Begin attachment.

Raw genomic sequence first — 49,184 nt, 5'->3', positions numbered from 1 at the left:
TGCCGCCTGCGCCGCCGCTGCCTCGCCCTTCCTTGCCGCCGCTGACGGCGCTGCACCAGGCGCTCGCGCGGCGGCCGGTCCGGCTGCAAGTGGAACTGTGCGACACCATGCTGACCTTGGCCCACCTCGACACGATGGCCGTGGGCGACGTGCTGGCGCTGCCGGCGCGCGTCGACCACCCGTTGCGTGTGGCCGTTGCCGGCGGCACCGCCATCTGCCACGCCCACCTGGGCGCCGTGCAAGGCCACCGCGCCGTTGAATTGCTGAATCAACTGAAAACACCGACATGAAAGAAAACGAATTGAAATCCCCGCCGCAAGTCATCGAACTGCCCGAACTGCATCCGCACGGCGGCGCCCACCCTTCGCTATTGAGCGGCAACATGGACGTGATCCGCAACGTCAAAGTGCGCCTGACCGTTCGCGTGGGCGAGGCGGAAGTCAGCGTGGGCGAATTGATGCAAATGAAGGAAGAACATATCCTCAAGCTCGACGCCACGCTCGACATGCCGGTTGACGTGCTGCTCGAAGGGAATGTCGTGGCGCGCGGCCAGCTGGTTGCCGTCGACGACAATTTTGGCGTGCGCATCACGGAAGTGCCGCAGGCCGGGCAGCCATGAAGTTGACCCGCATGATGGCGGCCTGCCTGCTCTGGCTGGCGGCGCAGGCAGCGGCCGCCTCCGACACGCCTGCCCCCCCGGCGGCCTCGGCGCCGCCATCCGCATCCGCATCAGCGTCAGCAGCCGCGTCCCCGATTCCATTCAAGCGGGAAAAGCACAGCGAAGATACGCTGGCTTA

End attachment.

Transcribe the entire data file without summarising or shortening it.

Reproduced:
Raw genomic sequence first — 49,184 nt, 5'->3', positions numbered from 1 at the left:
TGCCGCCTGCGCCGCCGCTGCCTCGCCCTTCCTTGCCGCCGCTGACGGCGCTGCACCAGGCGCTCGCGCGGCGGCCGGTCCGGCTGCAAGTGGAACTGTGCGACACCATGCTGACCTTGGCCCACCTCGACACGATGGCCGTGGGCGACGTGCTGGCGCTGCCGGCGCGCGTCGACCACCCGTTGCGTGTGGCCGTTGCCGGCGGCACCGCCATCTGCCACGCCCACCTGGGCGCCGTGCAAGGCCACCGCGCCGTTGAATTGCTGAATCAACTGAAAACACCGACATGAAAGAAAACGAATTGAAATCCCCGCCGCAAGTCATCGAACTGCCCGAACTGCATCCGCACGGCGGCGCCCACCCTTCGCTATTGAGCGGCAACATGGACGTGATCCGCAACGTCAAAGTGCGCCTGACCGTTCGCGTGGGCGAGGCGGAAGTCAGCGTGGGCGAATTGATGCAAATGAAGGAAGAACATATCCTCAAGCTCGACGCCACGCTCGACATGCCGGTTGACGTGCTGCTCGAAGGGAATGTCGTGGCGCGCGGCCAGCTGGTTGCCGTCGACGACAATTTTGGCGTGCGCATCACGGAAGTGCCGCAGGCCGGGCAGCCATGAAGTTGACCCGCATGATGGCGGCCTGCCTGCTCTGGCTGGCGGCGCAGGCAGCGGCCGCCTCCGACACGCCTGCCCCCCCGGCGGCCTCGGCGCCGCCATCCGCATCCGCATCAGCGTCAGCAGCCGCGTCCCCGATTCCATTCAAGCGGGAAAAGCACAGCGAAGATACGCTGGCTTA